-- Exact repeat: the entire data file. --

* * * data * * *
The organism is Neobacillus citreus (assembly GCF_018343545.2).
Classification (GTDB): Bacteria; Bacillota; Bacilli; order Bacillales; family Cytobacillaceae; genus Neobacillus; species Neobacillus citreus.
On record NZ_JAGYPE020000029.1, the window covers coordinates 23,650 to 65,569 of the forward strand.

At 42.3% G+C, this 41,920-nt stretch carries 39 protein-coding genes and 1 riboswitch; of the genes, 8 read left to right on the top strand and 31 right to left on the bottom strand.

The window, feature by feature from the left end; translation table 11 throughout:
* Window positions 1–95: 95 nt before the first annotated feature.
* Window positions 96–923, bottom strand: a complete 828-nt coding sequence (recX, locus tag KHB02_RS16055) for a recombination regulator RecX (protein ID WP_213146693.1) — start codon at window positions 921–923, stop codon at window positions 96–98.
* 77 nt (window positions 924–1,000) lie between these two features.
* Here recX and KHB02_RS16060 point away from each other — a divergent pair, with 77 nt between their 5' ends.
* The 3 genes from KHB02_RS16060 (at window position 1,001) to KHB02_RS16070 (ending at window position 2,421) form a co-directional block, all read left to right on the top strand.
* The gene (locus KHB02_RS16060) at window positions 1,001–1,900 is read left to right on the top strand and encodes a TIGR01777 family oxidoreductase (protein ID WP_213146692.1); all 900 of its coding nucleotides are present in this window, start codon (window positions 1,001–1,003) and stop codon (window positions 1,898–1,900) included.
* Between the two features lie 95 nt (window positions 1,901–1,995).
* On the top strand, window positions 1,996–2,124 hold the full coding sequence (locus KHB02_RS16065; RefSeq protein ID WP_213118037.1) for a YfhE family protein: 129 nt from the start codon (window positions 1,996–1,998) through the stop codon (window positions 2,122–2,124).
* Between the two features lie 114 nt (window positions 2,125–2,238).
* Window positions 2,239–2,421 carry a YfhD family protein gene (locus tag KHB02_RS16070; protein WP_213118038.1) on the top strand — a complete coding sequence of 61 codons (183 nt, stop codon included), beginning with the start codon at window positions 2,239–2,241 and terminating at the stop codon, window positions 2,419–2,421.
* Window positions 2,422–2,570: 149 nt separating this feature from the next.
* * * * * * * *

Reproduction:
The organism is Neobacillus citreus (assembly GCF_018343545.2).
Classification (GTDB): Bacteria; Bacillota; Bacilli; order Bacillales; family Cytobacillaceae; genus Neobacillus; species Neobacillus citreus.
On record NZ_JAGYPE020000029.1, the window covers coordinates 23,650 to 65,569 of the forward strand.

At 42.3% G+C, this 41,920-nt stretch carries 39 protein-coding genes and 1 riboswitch; of the genes, 8 read left to right on the top strand and 31 right to left on the bottom strand.

The window, feature by feature from the left end; translation table 11 throughout:
* Window positions 1–95: 95 nt before the first annotated feature.
* Window positions 96–923, bottom strand: a complete 828-nt coding sequence (recX, locus tag KHB02_RS16055) for a recombination regulator RecX (protein ID WP_213146693.1) — start codon at window positions 921–923, stop codon at window positions 96–98.
* 77 nt (window positions 924–1,000) lie between these two features.
* Here recX and KHB02_RS16060 point away from each other — a divergent pair, with 77 nt between their 5' ends.
* The 3 genes from KHB02_RS16060 (at window position 1,001) to KHB02_RS16070 (ending at window position 2,421) form a co-directional block, all read left to right on the top strand.
* The gene (locus KHB02_RS16060) at window positions 1,001–1,900 is read left to right on the top strand and encodes a TIGR01777 family oxidoreductase (protein ID WP_213146692.1); all 900 of its coding nucleotides are present in this window, start codon (window positions 1,001–1,003) and stop codon (window positions 1,898–1,900) included.
* Between the two features lie 95 nt (window positions 1,901–1,995).
* On the top strand, window positions 1,996–2,124 hold the full coding sequence (locus KHB02_RS16065; RefSeq protein ID WP_213118037.1) for a YfhE family protein: 129 nt from the start codon (window positions 1,996–1,998) through the stop codon (window positions 2,122–2,124).
* Between the two features lie 114 nt (window positions 2,125–2,238).
* Window positions 2,239–2,421 carry a YfhD family protein gene (locus tag KHB02_RS16070; protein WP_213118038.1) on the top strand — a complete coding sequence of 61 codons (183 nt, stop codon included), beginning with the start codon at window positions 2,239–2,241 and terminating at the stop codon, window positions 2,419–2,421.
* Window positions 2,422–2,570: 149 nt separating this feature from the next.